Economic downturns are a fact of life as anyone who survived the Great Recession of 2008 knows. Our economy’s cyclical nature means there will be fast economies and slow economies and upturns and downturns. With the arrival of the coronavirus on our shores, an extended downturn feels inevitable. That means it’s more important than ever to be ready if or when a recession hits.
A 2017 GoBankingRates survey found that two-thirds of Americans are unprepared for the next recession. If you’re asking yourself, “What will I do if I lose my job,” this article will help prepare you to have an answer to that question.
What is a recession?
To oversimplify the definition, but put it terms a non-economist can understand, a recession is six straight months of economic decline, or two quarters of negative GDP. The effect of a recession manifests itself as a decline in income due to unemployment that results in less consumer spending
When is the next one coming?
Since 1947, recessions have occurred on average every six to seven years, and last for at least 11 months. Our last recession began its upswing in 2009. Many financial experts are already suggest that a recession has begun.
So how can I prepare?
We’ll all go through a recession, but there are many things you can do to not only minimize its effects, but also come out of it with your personal finances and your sanity intact.
1. Build Up an Emergency Fund
Financial experts say you should have three to six months of living expenses saved to shield yourself from the effects of a recession. That is often where a person gives up because it seems like an impossible number to reach.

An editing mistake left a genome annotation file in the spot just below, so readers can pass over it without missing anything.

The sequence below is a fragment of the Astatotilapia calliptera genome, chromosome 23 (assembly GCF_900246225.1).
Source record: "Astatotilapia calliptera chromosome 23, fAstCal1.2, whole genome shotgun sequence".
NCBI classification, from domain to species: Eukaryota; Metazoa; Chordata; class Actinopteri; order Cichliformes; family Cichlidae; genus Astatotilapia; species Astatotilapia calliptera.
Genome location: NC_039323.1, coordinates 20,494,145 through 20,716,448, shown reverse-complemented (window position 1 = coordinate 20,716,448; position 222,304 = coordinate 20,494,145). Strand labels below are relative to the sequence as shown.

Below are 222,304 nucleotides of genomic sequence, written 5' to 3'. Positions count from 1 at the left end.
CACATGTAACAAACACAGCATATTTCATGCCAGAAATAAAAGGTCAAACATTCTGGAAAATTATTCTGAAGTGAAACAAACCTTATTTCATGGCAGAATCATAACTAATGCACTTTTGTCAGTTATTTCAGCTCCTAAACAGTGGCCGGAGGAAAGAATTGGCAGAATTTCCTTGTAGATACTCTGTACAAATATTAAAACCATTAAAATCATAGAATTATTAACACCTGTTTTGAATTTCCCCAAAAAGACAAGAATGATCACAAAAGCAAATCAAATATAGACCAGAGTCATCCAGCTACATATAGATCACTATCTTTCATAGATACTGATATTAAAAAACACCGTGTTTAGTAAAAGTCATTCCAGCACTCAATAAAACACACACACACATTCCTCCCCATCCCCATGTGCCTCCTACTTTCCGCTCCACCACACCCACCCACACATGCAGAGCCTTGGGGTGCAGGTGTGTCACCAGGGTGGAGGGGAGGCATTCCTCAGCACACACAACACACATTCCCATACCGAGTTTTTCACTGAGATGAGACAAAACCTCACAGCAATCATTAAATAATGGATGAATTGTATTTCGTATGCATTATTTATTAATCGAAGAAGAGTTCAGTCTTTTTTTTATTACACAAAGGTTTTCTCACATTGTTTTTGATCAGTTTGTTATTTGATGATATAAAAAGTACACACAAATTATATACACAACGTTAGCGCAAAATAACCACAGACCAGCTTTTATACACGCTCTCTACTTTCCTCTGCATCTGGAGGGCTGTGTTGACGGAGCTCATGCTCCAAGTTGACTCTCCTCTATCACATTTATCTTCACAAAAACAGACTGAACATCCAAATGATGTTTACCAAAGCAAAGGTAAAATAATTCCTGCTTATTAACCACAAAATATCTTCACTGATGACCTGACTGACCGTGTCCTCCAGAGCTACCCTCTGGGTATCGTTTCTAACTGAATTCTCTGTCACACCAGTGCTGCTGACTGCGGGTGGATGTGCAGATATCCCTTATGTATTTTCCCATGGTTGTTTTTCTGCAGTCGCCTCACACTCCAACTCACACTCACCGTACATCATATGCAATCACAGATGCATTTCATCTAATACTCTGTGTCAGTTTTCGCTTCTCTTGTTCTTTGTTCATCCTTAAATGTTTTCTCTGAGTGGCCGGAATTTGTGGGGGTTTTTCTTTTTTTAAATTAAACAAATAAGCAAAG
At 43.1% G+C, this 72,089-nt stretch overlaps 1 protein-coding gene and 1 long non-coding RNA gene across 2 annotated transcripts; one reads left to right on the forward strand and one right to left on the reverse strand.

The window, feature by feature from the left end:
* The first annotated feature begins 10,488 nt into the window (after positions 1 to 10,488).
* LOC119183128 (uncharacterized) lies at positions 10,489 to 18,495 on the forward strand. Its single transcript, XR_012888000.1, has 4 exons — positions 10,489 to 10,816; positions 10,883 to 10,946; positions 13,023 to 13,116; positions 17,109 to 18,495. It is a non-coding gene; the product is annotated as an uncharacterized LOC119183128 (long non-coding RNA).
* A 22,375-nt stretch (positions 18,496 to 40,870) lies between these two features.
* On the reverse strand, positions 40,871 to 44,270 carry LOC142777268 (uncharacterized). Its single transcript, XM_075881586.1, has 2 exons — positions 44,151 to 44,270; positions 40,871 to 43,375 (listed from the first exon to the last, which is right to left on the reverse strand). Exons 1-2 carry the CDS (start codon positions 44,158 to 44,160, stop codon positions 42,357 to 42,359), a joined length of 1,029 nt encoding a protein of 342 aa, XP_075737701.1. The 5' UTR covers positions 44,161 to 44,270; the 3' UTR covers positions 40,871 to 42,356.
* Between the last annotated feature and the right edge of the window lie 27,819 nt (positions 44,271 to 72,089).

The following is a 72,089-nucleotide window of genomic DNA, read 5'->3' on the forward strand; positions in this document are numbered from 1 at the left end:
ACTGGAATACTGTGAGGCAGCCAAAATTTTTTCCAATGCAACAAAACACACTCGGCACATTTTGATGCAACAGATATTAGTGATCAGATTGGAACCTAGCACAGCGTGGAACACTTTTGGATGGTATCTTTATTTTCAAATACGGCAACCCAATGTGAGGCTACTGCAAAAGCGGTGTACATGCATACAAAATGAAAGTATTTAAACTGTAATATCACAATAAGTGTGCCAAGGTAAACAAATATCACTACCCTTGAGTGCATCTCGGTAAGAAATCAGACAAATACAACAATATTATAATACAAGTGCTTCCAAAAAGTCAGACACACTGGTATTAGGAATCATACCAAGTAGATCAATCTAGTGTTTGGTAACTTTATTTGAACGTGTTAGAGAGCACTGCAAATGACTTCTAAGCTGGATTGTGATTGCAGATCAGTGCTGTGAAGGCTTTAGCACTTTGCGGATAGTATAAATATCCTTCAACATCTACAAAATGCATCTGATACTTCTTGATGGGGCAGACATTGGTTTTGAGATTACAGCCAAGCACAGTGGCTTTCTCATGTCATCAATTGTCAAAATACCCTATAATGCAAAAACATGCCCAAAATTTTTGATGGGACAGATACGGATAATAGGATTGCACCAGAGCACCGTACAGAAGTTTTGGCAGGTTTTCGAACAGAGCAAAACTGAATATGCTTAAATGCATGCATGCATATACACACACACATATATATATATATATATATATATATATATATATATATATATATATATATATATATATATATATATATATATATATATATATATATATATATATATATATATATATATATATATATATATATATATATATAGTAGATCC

- It isn’t impossible.
- Even if you don’t have that much, that doesn’t mean you shouldn’t save anyway.
The best way to start saving is to build a budget. Then look for vehicles that can make it easy to save. Online banking provides great ways to regularly move small amounts of money from checking accounts to savings accounts and over time those small amounts add up. If you are still working, consider this the most important thing you do today, and set this up.
2. Curb Unnecessary Spending
The biggest fallacy here is that curbing spending means never having fun again. No one’s saying you can’t have coffee. Just grind your own beans instead of buying Starbucks every day and move the difference into an emergency fund. Applying this scrutiny to all of your spending habits will allow you to eliminate things you don’t need and live more economically.
3. Get Ahead of Debt
If there is anything that will derail a good savings plan, it’s debt… especially credit card debt. The problem with carrying debt into a recession is that it tends to mount as financial pressures increase, growing the amount of debt you have as well as your credit score. List out the debts you have and maintain your payments on and decide to attack one aggressively. The goal is to get a debt down to zero, then move to the next one until they’re all gone.
4. Maintain Your Investment Portfolio
It sounds counter-intuitive, but during a recession, you don’t want to stop regular contributions to your investments, such as a 401(k) or Individual Retirement Account (IRA) or a 403(b) (tax-deferred annuity). It can seem stressful to put money into a downward-trending stock market as you watch your statements come in with lower numbers than before the downturn started. But there’s a reason why longtime investors recommend buying when the market is low. These accounts are geared toward retirement savings, and the markets will come back up before you retire. When they do, the more money you have in those accounts, the better.
Recessions Are Survivable
While no one can predict exactly what the economy will be like in a year, you can position yourself now to weather the storm. With a little planning, some will power, and a strategic, long-term outlook, your short-term finances can survive an economic downturn and your retirement planning can actually come out better than you expected.
John Boitnott has been writing for TV, print, radio and internet companies for 25 years. He’s written for BusinessInsider, Fortune, NBC, Fast Company, Inc., Entrepreneur and Venturebeat, among others.
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